A South Australian man recently completed a 1,880-kilometre journey from Australia’s largest lake (when full) in the South Australiam outback to the country’s highest peak in NSW, all for a cost of $15.50.
Duncan Mallord, the Adelaide location manager for engineering company Hatch, says he started out at the Lake Eyre Yacht Club in regional South Australia aboard a Harley Davidson Livewire. The journey from Lake Eyre (Kati Thanda) to Mount Kosciuszko took him 102 hours, including stops for charging.
“Electric vehicles are an important part of the move towards sustainable energy, but the charging infrastructure still has a way to go, and there has been a bit of a reluctance in Australia to make the shift across,” says Mallord.
“Here, there is also a lack of government incentives to do so, which has sped up the transition in other countries.”
But Mallord wanted to show that electric vehicles were becoming more and more an option for Australians.
“I wanted to make a statement that they are a viable option now, not just sometime in the future. Now that I have done it, I have no concerns over the availability and reliability of the charging points, which is one of the primary concerns of the everyday user. I know where they are and how quickly I can charge my bike and set off again.”
Mallord planned out his route in advance to ensure he would have access to charging stations when necessary, and even though there were a few hair-raising moments – such as when he passed a huge mob of kangaroos lining the roadside on one leg of his journey between Copley and Hawker – the whole journey passed by relatively uneventfully.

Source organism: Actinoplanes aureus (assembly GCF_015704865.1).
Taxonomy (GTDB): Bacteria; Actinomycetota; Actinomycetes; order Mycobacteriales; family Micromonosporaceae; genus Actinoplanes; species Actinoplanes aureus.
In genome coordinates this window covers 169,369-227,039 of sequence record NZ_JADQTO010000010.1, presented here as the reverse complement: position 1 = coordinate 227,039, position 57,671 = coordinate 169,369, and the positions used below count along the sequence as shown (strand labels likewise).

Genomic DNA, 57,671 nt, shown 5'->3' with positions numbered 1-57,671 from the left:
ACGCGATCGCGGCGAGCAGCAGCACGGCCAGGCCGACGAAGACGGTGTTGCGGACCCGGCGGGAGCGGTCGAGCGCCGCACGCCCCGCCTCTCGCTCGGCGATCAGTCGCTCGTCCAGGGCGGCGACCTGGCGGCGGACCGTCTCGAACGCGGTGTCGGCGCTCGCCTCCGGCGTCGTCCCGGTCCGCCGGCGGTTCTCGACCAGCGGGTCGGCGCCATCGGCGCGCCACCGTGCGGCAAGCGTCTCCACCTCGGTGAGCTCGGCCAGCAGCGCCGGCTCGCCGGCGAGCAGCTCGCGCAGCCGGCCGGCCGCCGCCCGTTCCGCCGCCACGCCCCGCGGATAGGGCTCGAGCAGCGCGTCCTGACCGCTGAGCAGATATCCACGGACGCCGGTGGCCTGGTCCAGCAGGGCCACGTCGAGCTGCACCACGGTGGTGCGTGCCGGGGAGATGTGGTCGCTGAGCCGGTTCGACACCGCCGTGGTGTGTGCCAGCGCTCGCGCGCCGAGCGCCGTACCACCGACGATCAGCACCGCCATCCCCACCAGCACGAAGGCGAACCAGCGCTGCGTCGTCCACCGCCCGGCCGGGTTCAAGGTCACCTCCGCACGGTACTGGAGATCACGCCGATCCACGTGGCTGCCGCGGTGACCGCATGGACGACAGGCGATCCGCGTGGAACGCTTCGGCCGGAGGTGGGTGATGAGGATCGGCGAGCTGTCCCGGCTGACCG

“I was on high alert to ensure that if any decided to make a charge, I could steer well clear of them,” Duncan recalls of his experience with the hundreds of kangaroos. “With the electric bike not making a noise, they all just stayed still because they weren’t spooked by the engine, which was a relief.”
Unsurprisingly, Mallord is already planning an even longer journey, aiming to be the first-ever electric motorcycle to cross the Nullarbor.
Mallord’s electric motorcycle journey was also supported by his employers at Hatch, an engineering firm that has already helped lead dozens of renewable energy projects in Australia, including the Sun Cable Australia-Asia Power Link, the world’s largest solar energy project.
Hatch Managing Director Jan Kwak, who has led these projects in Australia, highlighted the roadblocks to EVs taking off in Australia, beyond the lack of government investment and a lag in charging infrastructure.
“Firstly, motorists expect double the range capabilities that electric vehicles can currently deliver – but with lithium-ion batteries storing increasingly higher densities of energy, this might no longer be concern in the near future,” Kwak said.
“Secondly, it is still unknown how much of an impact a significant increase in electric vehicles will have on the power grid, particularly in the evenings when motorists will likely charge their vehicles.
“Cost is another consumer pain point, and electric vehicles will need to achieve comparable prices to petrol-powered vehicles. Higher EV production volumes as demand increases will help bring prices down,” he said.
“Subsidies can also help manufacturers absorb some supply chain and research and development costs. In Norway, for instance, subsidies make an EV cheaper to own than an internal combustion engine vehicle. We can see with Duncan’s experience, however, that the running costs are significantly lower than for petrol vehicles.
“With Government investment, consumer education, and continuing research and development, I’m confident the individual and environmental benefits of electric vehicles will see take up grow faster in Australia.”
Joshua S. Hill is a Melbourne-based journalist who has been writing about climate change, clean technology, and electric vehicles for over 15 years. He has been reporting on electric vehicles and clean technologies for Renew Economy and The Driven since 2012. His preferred mode of transport is his feet.